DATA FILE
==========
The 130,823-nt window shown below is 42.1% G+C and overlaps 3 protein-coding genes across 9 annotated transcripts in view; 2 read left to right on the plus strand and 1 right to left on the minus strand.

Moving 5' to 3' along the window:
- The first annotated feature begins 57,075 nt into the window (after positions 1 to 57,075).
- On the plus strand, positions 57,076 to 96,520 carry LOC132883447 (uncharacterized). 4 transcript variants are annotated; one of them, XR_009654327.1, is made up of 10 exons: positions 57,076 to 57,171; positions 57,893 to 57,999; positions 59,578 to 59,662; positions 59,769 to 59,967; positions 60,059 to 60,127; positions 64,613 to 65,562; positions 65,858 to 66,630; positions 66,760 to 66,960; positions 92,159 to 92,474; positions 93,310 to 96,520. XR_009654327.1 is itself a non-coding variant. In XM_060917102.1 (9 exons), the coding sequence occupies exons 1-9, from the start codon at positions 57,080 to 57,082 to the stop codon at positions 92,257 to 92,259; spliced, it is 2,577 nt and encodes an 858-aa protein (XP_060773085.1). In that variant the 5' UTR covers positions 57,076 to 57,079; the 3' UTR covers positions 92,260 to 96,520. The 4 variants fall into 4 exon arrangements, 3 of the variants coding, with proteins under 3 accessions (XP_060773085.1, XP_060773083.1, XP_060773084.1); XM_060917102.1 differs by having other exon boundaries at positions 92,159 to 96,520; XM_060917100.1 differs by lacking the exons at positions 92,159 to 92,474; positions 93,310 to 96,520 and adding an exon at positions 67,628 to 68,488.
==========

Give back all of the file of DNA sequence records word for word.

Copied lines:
The 130,823-nt window shown below is 42.1% G+C and overlaps 3 protein-coding genes across 9 annotated transcripts in view; 2 read left to right on the plus strand and 1 right to left on the minus strand.

Moving 5' to 3' along the window:
- The first annotated feature begins 57,075 nt into the window (after positions 1 to 57,075).
- On the plus strand, positions 57,076 to 96,520 carry LOC132883447 (uncharacterized). 4 transcript variants are annotated; one of them, XR_009654327.1, is made up of 10 exons: positions 57,076 to 57,171; positions 57,893 to 57,999; positions 59,578 to 59,662; positions 59,769 to 59,967; positions 60,059 to 60,127; positions 64,613 to 65,562; positions 65,858 to 66,630; positions 66,760 to 66,960; positions 92,159 to 92,474; positions 93,310 to 96,520. XR_009654327.1 is itself a non-coding variant. In XM_060917102.1 (9 exons), the coding sequence occupies exons 1-9, from the start codon at positions 57,080 to 57,082 to the stop codon at positions 92,257 to 92,259; spliced, it is 2,577 nt and encodes an 858-aa protein (XP_060773085.1). In that variant the 5' UTR covers positions 57,076 to 57,079; the 3' UTR covers positions 92,260 to 96,520. The 4 variants fall into 4 exon arrangements, 3 of the variants coding, with proteins under 3 accessions (XP_060773085.1, XP_060773083.1, XP_060773084.1); XM_060917102.1 differs by having other exon boundaries at positions 92,159 to 96,520; XM_060917100.1 differs by lacking the exons at positions 92,159 to 92,474; positions 93,310 to 96,520 and adding an exon at positions 67,628 to 68,488.